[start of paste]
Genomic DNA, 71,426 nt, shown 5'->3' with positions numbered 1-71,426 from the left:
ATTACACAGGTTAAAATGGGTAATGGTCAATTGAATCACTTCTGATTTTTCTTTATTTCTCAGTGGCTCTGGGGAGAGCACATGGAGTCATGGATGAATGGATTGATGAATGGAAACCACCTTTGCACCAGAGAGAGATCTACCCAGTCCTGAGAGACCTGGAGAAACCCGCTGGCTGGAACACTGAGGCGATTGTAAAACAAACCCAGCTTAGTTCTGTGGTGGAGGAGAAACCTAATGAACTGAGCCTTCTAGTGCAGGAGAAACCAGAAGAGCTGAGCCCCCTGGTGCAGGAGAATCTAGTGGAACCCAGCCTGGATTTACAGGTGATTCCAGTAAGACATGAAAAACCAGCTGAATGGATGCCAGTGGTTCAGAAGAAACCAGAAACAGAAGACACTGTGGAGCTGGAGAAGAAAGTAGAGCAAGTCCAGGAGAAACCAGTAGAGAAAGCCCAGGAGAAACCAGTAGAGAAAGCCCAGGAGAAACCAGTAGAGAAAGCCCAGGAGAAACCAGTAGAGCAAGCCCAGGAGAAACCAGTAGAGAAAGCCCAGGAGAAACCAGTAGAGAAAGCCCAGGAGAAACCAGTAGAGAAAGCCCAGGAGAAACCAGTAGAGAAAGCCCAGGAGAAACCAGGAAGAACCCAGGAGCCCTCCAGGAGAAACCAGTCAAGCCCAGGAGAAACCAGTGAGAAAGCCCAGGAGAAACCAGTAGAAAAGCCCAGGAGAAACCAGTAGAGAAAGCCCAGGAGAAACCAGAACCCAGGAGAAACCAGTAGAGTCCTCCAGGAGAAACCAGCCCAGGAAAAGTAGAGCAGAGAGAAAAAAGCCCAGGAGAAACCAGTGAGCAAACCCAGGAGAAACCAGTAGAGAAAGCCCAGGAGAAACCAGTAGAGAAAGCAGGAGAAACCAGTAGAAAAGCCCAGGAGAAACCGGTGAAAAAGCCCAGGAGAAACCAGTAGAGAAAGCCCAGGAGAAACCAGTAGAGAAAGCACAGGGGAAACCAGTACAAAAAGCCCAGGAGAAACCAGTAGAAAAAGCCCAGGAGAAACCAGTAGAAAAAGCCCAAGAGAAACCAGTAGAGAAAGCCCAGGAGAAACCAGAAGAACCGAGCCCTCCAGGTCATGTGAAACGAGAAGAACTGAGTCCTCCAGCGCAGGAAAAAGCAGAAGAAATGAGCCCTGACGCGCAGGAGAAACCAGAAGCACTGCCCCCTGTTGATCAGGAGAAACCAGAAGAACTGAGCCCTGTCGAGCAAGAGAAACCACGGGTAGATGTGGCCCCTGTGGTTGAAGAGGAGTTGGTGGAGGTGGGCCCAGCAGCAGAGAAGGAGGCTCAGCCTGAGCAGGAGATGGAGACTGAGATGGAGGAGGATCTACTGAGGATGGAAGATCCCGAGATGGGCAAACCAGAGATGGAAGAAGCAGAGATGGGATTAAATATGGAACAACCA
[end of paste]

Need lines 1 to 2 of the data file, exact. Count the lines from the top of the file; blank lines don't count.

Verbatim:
Genomic DNA, 71,426 nt, shown 5'->3' with positions numbered 1-71,426 from the left:
ATTACACAGGTTAAAATGGGTAATGGTCAATTGAATCACTTCTGATTTTTCTTTATTTCTCAGTGGCTCTGGGGAGAGCACATGGAGTCATGGATGAATGGATTGATGAATGGAAACCACCTTTGCACCAGAGAGAGATCTACCCAGTCCTGAGAGACCTGGAGAAACCCGCTGGCTGGAACACTGAGGCGATTGTAAAACAAACCCAGCTTAGTTCTGTGGTGGAGGAGAAACCTAATGAACTGAGCCTTCTAGTGCAGGAGAAACCAGAAGAGCTGAGCCCCCTGGTGCAGGAGAATCTAGTGGAACCCAGCCTGGATTTACAGGTGATTCCAGTAAGACATGAAAAACCAGCTGAATGGATGCCAGTGGTTCAGAAGAAACCAGAAACAGAAGACACTGTGGAGCTGGAGAAGAAAGTAGAGCAAGTCCAGGAGAAACCAGTAGAGAAAGCCCAGGAGAAACCAGTAGAGAAAGCCCAGGAGAAACCAGTAGAGAAAGCCCAGGAGAAACCAGTAGAGCAAGCCCAGGAGAAACCAGTAGAGAAAGCCCAGGAGAAACCAGTAGAGAAAGCCCAGGAGAAACCAGTAGAGAAAGCCCAGGAGAAACCAGTAGAGAAAGCCCAGGAGAAACCAGGAAGAACCCAGGAGCCCTCCAGGAGAAACCAGTCAAGCCCAGGAGAAACCAGTGAGAAAGCCCAGGAGAAACCAGTAGAAAAGCCCAGGAGAAACCAGTAGAGAAAGCCCAGGAGAAACCAGAACCCAGGAGAAACCAGTAGAGTCCTCCAGGAGAAACCAGCCCAGGAAAAGTAGAGCAGAGAGAAAAAAGCCCAGGAGAAACCAGTGAGCAAACCCAGGAGAAACCAGTAGAGAAAGCCCAGGAGAAACCAGTAGAGAAAGCAGGAGAAACCAGTAGAAAAGCCCAGGAGAAACCGGTGAAAAAGCCCAGGAGAAACCAGTAGAGAAAGCCCAGGAGAAACCAGTAGAGAAAGCACAGGGGAAACCAGTACAAAAAGCCCAGGAGAAACCAGTAGAAAAAGCCCAGGAGAAACCAGTAGAAAAAGCCCAAGAGAAACCAGTAGAGAAAGCCCAGGAGAAACCAGAAGAACCGAGCCCTCCAGGTCATGTGAAACGAGAAGAACTGAGTCCTCCAGCGCAGGAAAAAGCAGAAGAAATGAGCCCTGACGCGCAGGAGAAACCAGAAGCACTGCCCCCTGTTGATCAGGAGAAACCAGAAGAACTGAGCCCTGTCGAGCAAGAGAAACCACGGGTAGATGTGGCCCCTGTGGTTGAAGAGGAGTTGGTGGAGGTGGGCCCAGCAGCAGAGAAGGAGGCTCAGCCTGAGCAGGAGATGGAGACTGAGATGGAGGAGGATCTACTGAGGATGGAAGATCCCGAGATGGGCAAACCAGAGATGGAAGAAGCAGAGATGGGATTAAATATGGAACAACCA